US December Job Creation Beats Expectations

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Just for a change, I thought you might appreciate some good news – well nominally good news at any rate. The US job creation figure for December has come in at nearly twice the level anticipated by analysts: 312000 against expectations of 177000. However, despite this strong level of performance, unemployment in the USA has edged slightly higher to 3.9%.

Many economists regard an unemployment level of 5% as being effective full employment. Once a nation hits “full employment” then wages should increase as employers have to offer better terms to attract workers from a dwindling pool of supply. US wage inflation for December was only marginally up on the November level at 3.2% compared to 3.1% (both annualised figures), so there is little sign of significant wage inflation generally in the US economy yet. Currently, US inflation is at 2.2% so the modest increase in wages ought to boost disposable income for American workers. A possible explanation for the relatively week wages growth is that many Americans are looking to move from part-time to full employment positions or to move from precarious “gig-economy” jobs to more traditional roles. In other words the headline unemployment figure is being distorted by low quality, low hours jobs.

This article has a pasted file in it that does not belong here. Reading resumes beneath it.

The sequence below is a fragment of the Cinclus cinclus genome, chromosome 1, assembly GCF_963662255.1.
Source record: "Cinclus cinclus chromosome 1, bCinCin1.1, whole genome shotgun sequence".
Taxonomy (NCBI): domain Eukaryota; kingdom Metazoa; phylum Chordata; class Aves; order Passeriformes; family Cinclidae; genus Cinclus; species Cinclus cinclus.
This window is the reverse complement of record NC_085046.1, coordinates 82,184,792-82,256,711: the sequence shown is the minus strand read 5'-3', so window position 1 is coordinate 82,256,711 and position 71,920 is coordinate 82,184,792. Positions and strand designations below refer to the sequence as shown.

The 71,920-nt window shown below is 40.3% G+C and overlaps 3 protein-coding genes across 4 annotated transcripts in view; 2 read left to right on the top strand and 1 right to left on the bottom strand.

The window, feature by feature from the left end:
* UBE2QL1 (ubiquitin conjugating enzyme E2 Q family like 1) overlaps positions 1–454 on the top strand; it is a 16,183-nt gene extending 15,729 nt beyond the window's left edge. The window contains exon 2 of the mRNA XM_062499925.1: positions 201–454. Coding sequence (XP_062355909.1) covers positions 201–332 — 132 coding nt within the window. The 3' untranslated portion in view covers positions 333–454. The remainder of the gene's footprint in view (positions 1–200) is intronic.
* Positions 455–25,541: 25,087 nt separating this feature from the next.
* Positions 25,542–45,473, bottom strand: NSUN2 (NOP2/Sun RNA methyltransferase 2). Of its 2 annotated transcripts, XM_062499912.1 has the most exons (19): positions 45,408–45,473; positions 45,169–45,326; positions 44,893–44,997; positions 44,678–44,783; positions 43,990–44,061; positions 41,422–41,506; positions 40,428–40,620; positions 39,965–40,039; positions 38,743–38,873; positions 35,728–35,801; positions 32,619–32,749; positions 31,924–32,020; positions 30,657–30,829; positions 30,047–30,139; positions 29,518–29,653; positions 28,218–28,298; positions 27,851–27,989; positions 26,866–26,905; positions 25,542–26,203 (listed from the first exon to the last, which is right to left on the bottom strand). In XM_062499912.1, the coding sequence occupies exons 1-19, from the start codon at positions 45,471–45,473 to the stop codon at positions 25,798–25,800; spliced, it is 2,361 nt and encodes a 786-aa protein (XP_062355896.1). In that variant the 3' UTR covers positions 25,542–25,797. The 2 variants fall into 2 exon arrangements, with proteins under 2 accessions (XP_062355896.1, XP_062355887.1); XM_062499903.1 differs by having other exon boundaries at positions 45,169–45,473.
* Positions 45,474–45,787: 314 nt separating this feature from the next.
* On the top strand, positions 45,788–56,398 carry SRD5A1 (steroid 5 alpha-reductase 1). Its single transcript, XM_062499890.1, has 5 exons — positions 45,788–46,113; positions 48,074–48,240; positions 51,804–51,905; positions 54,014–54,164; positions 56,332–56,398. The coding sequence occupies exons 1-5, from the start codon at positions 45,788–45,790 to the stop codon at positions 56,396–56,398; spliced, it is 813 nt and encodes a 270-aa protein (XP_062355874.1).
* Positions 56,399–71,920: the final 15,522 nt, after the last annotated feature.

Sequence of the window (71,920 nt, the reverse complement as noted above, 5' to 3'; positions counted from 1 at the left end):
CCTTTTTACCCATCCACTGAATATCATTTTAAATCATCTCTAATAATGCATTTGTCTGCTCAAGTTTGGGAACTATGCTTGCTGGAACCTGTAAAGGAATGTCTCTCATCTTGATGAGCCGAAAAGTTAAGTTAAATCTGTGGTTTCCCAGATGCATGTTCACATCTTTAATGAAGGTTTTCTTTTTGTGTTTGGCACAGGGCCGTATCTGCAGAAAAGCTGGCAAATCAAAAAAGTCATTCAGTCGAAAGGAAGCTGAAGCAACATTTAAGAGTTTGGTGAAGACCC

To be considered as unemployed, a person needs to be registered as unemployed and actively seeking work.

The number of Americans in full time employment stands at a fraction under 130 million, a labour force participation rate of 63.1%.

The December job creation figures saw gains in health care, the food and drink sector, manufacturing, construction and retail trade sectors, particularly.

The December job creation data was credited with giving the US stock market a much needed shot in the arm after a bruising Q4. The Dow Jones Industrial average rose by 3.3%; the S&P 500 made 3.4%; and the Nasdaq composite index put on 4.2% when the data was released (Friday).

Dr. Mike Campbell is a British scientist and freelance writer. Mike got his doctorate in Ghent, Belgium and has worked in Belgium, France, Monaco and Austria since leaving the UK. As a writer, he specialises in business, science, medicine and environmental subjects.